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East Rutherford, NJ --- Pinkman and Brian Sears, who got the drive on the horse less than an hour before the race, took control of the $1 million Hambletonian for 3-year-olds at the half and never gave it up as they cruised under the wire to be the 90th winners of the trotting classic in a world record time of 1:51 on Saturday (Aug. 8) at Meadowlands Racetrack. Pinkman (Explosive Matter-Margie Seelster) is trained by Jimmy Takter and owned by Christina Takter, John and Jim Fielding, Joyce McClelland and Herb Liverman. His winning time was the fastest ever by a sophomore trotting gelding on a mile track. The filly Mission Brief, who Yannick Gingras chose to drive after her win in the second elimination, gave futile chase in deep stretch and made up ground, but not enough to win. Uncle Lasse, also trained by Takter, was third after adding trotting hobbles between the elimination and the final. As the field trotted off the starting gate, it was Uncle Lasse (David Miller) who was first to the lead from post seven, hitting the quarter-mile mark in :27.2, with The Bank (Johnny Takter) outside and behind him and Pinkman in third. The Bank was on the move just past the quarter-mile mark, with Pinkman behind him. By the time they reached the half-mile marker in :55.2, Pinkman had the lead on the outside and The Bank was second. Mission Brief, who had been fourth, a few lengths from the leaders most of the way to the half, hustled to join the crowd and bore down on the leader, Pinkman, around the final turn, getting to his wheel as the field turned for home. She lost contact when they straightened out, but re-engaged under urging from Gingras as the wire drew closer. She got close, but not close enough, three-quarters of a length back. Uncle Lasse was third, The Bank fourth and Jacksons Minion got the final purse check. Trainer Jimmy Takter won both the Hambletonian and the Hambletonian Oaks for the second straight year. He won last year with Trixton in the Hambo and Lifetime Pursuit in the Oaks. “I was looking forward to try in the final with a couple that I did have (Habitat and Wings Of Royalty) and I managed to do that,” said winning driver Brian Sears. “But opportunity knocked and it’s just great that they gave me the call. “I didn’t hear much (about the chance to drive Pinkman if necessary). I heard a little bit from Herb (Liverman). I talked to Herb a little bit, but I’m very grateful for the opportunity. He (Pinkman) was pretty much push button and it was a pleasure.” Pinkman has now won eight times in nine season's starts, with earnings of $1,170,965. Lifetime he has been a winner in 14 of 17, with $1,737,925. “It’s very emotional and I just want to thank all the connections that were involved,” said co-owner John Fielding. “Brian Sears stepped in and did a great job and of course, my friend and partner Jimmy Takter and Christina, have done again an amazing job. We’ve been at this for 30 years trying to win this trophy and I’ll tell you, this is the greatest thrill you could ever want in this sport and I’m just blown away, very honored and happy to be in this situation. I’ve got a plane I’ve got to catch to go back to a party in Toronto tonight, but we’re going to have to stop at the windows (to cash bets). “We leave these decisions (about drivers) up to Jimmy and he always seems to make the right decisions. We’ve had Brian Sears, who everybody knows is a fantastic, great driver, one of the best there ever was when the money is on the line, so I wasn’t worried at all, very confident in Jimmy.” Of the filly runner-up Mission Brief, trainer and co-owner Ron Burke said, “She raced really good and I think if things would have shook out a little differently the result would have been different. She was the only one still going forward at the wire. She really gave it her all and at the wire she was still coming. I would never change anything that I did and I don’t regret anything about the conditioning. She’s still a super horse, some day we will be back and we are not going to give up. We are going to win the Hambletonian.” Mission Brief’s driver, Yannick Gingras, who picked her over the eventual race winner, said, “I’m still young and I’m blessed to have two great chances at the Hambo like I’ve had the last few years. I will have plenty more chances I hope. Everyone ignores Pinkman because he isn’t flashy, they want to talk about Uncle Lasse and Canepa Hanover, but Pinkman beats them every week, he was just a flat out winner. You have to give the horse all the credit in the world. “I’m not disappointed in her effort at all. She wasn’t quite as strong as the first heat. She wasn’t quite as good gaited as before, so I couldn’t make the moves I wanted to with her. I knew I didn’t have enough at the top of the stretch. You have to give it to Pinkman. He’s a great horse and he’s a winner. “I was happy with how the race went. Takter’s horses were being used and if she went her A1 effort, she might have won. My son joked with me this week and said don’t make a break (as with Father Patrick in 2014), Well, I got that accomplished at least and it’s still been a great day. Pinkman is Brian’s horse now, of course.” Hambletonian eliminations East Rutherford, NJ --- Pinkman (Yannick Gingras) won the first $100,000 elimination race for the Hambletonian for 3-year-old harness racing  trotters by a half-length in 1:51.2 over The Bank (Johnny Takter) on Saturday (Aug. 8) at Meadowlands Racetrack. Donatomite (Trond Smedhammer) was third. The other two spots for the final went to Habitat (Brian Sears) and Jacksons Minion (Tom Jackson). Pinkman is trained by Jimmy Takter for owners Christina Takter, John and Jim Fielding, Joyce McClelland and Herb Liverman. Gingras and Pinkman made it quite clear they wanted the lead from post ten as the two charged off the starting gate and went straight for the front, getting past the rail horse, Donatomite, to get to the lead just past the :26.2 first quarter. The Bank was out and moving at the three-eighths to get the lead and held it to the :54.3 half with Pinkman tucked in behind him. Jacksons Minion was on the move for the top when the field passed the half, while the lead horses remained unchanged at the 1:23.2 three-quarters. With the finish line in sight, Gingras went to work on Pinkman and they passed The Bank for the win and a chance to draw for posts one through five in the final. “I figured (Smedshammer) was going to try to get position and sit behind me,” said winning driver Gingras. “His horse (Donatomite) has got good gate speed. He’s not had much luck with his horse, but he’s a nice horse too. “It kind of worked out. I was hoping to cut it, but The Bank is a very good horse. If I was going to follow anybody, he was the horse to follow. “(Winning) is exactly what he does. In this race I had to get after him pretty hard in the stretch, but that’s Pinkman. All he does is win.” Trainer Ron Burke's filly Mission Brief set up the anticipated Hambletonian showdown against male rival Pinkman, winning her elimination by 4-3/4 lengths over Aldebaran Eagle in 1:51.3. French Laundry, Uncle Lasse and Wings Of Royalty also advanced to the $1 million Hambletonian final. Mission Brief is trying to become the first filly since Continentalvictory in 1996 to win the Hambletonian. Uncle Lasse (David Miller) led to the quarter in :26.3, with Mission Brief in fifth place. Yannick Gingras then moved Mission Brief to the front, hitting the half in :54.2 and three-quarters in 1:23. She drew off in the stretch for the easy win in 1:51.3. Gingras will drive Mission Brief (6-5 morning line) in the final and Brian Sears will take over behind Pinkman (5-2). “In the first turn it got a little crowded, she wasn’t anxious, I was,” Gingras said. “There were a lot of horses around us and she’s not used to that. But she acted very professionally. At the top of the stretch, I could hear Brett (Miller driving French Laundry) on my back and it sounded like he had some trot. I kicked the earplugs but she did it on her own.” Gingras added prior to making his decision, “It’s going to be a tough one. It’s two guys (Jimmy Takter and Ron Burke) that really helped my career, two horses that I started with from the beginning, so it’s very tough.” Mission Brief, a daughter of Muscle Hill-Southwind Serena, is owned by Burke Racing, Our Horse Cents Stables, J&T Silva Stables, and the partnership of Mark Weaver and Mike Bruscemi. Pinkman Mission Brief by Ellen Harvey and Ken Weingartner, Harness Racing Communications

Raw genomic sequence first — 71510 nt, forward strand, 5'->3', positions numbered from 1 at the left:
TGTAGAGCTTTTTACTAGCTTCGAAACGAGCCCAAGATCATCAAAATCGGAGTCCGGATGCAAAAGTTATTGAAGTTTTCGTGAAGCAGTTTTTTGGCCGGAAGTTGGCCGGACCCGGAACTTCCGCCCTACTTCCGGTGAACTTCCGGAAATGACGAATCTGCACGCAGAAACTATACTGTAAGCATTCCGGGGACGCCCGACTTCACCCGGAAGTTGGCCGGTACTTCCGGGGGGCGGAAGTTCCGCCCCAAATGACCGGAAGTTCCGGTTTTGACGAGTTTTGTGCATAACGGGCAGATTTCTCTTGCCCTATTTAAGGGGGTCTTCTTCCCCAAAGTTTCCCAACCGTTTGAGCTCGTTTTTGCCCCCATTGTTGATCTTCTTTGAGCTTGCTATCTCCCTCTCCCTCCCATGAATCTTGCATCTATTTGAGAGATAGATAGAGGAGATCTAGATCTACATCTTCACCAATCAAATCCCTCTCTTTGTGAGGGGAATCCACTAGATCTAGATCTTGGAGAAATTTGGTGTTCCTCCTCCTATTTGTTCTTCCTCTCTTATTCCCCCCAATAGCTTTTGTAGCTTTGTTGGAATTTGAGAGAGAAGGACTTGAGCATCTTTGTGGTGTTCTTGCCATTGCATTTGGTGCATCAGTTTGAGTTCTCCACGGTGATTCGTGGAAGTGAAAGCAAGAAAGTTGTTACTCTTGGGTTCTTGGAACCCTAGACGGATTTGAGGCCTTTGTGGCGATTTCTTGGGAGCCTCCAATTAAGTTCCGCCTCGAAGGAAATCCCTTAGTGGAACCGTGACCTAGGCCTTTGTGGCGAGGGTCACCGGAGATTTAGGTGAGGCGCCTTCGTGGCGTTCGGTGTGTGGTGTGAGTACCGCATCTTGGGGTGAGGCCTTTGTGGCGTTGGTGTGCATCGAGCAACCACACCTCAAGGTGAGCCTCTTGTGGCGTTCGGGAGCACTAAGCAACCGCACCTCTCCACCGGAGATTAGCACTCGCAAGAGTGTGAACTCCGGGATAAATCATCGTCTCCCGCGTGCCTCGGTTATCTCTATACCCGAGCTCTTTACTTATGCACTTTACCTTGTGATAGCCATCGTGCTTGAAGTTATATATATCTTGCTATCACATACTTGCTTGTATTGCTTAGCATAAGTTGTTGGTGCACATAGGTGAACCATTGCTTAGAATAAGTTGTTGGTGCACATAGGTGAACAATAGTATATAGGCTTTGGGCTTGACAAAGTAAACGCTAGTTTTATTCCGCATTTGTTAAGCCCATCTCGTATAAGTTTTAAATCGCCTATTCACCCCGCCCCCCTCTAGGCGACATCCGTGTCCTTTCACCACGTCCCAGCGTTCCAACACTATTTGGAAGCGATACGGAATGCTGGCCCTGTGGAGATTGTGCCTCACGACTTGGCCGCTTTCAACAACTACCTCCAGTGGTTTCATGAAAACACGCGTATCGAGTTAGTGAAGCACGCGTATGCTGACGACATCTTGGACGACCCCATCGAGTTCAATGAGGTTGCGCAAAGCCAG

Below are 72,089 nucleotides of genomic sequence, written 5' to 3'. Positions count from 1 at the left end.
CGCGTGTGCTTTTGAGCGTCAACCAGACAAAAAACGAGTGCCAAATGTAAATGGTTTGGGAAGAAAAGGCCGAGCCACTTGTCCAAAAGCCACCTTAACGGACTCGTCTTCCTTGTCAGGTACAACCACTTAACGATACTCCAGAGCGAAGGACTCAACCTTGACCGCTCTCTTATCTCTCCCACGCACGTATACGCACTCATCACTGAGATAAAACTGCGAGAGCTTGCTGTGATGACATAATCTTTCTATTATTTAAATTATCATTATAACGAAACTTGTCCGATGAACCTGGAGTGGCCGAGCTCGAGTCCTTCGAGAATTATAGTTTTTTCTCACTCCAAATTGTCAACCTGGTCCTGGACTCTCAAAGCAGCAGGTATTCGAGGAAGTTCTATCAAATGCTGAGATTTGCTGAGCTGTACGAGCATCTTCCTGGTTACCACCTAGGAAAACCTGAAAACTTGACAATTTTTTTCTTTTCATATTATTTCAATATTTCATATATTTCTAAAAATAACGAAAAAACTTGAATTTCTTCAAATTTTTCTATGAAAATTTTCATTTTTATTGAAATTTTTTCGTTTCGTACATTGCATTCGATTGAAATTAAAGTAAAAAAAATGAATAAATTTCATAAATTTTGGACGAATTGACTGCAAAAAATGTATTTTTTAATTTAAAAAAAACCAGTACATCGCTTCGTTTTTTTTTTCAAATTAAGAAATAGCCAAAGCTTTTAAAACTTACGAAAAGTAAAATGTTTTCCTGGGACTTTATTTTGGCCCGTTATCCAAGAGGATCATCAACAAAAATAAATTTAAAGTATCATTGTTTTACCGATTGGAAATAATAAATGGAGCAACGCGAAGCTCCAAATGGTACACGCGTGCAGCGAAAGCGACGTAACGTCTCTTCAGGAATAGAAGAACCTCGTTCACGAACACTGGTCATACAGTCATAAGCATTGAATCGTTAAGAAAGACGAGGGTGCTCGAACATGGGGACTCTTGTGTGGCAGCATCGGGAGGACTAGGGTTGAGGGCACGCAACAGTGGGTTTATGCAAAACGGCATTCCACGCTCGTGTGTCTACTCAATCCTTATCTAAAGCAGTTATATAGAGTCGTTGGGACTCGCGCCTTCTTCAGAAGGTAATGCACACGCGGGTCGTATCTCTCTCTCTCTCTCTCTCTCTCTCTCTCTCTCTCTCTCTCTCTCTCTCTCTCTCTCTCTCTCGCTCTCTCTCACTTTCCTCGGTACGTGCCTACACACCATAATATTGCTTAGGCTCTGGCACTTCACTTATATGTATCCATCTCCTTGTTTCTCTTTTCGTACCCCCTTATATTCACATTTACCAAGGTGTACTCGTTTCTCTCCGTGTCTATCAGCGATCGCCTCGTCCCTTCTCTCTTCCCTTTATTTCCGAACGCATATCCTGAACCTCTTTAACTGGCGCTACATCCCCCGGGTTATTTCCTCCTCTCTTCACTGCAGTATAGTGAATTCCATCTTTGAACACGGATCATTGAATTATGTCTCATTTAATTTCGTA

East Rutherford, NJ --- Dealt A Winner (David Miller) dealt his backers a huge payoff when the 26-1 longshot paced across the wire to win the $319,400 Cane Pace for 3-year-old pacing males on Saturday (Aug. 8) at The Meadowlands in 1:47.3, a stakes record and world record for harness racing 3-year-old pacing geldings on a mile track. The Cane is the first leg of the Pacing Triple Crown. Dealt A Winner is owned by Jeffrey Snyder and is trained by Mark Silva. It was a cavalry charge off the gate, with Yankee Bounty (Yannick Gingras) and In The Arsenal (Brian Sears) making aggressive moves to try for the lead. Wiggle It Jiggleit (Montrell Teague) was also on the move from post two and with four horses within a few feet of each other, he hit the quarter-mile marker on top in :25.4. Sears soon had In The Arsenal on the outside and was pressuring Wiggle It Jiggleit all the way down the backstretch. Wiggle It Jiggleit had a tenuous lead at the :52.1 half when In The Arsenal began to fall off the pace.Dealt A Winner, coming from fifth, was outside of him, moving for the lead at the 1:20.4 three-quarters. The field failed to make up ground on Dealt A Winner when he got to the lead and he held it to the wire, winning by 1-1/4 lengths. Artspeak (Scott Zeron) came up to be second and Dude’s The Man (Corey Callahan) was third. Wiggle It Jiggleit faded to fourth. “I got him away I think fifth and they were going really hard into the first turn,” said David Miller. “They kept marching pretty good up the backstretch, you know :52(.1) to the half. I never had to move him until the last turn. He actually swelled up in the hole and when I moved him, he just took right off. This horse has struggled a little this year, but he’s got plenty of ability. He got to show it today.” The victory was the first in eight starts this year and sixth lifetime for Dealt A Winner, a son of Cam's Card Shark-Lazan Hanover, who has now earned $243,560 in 2015 and $363,439 lifetime. by Ellen Harvey, Harness Racing Communications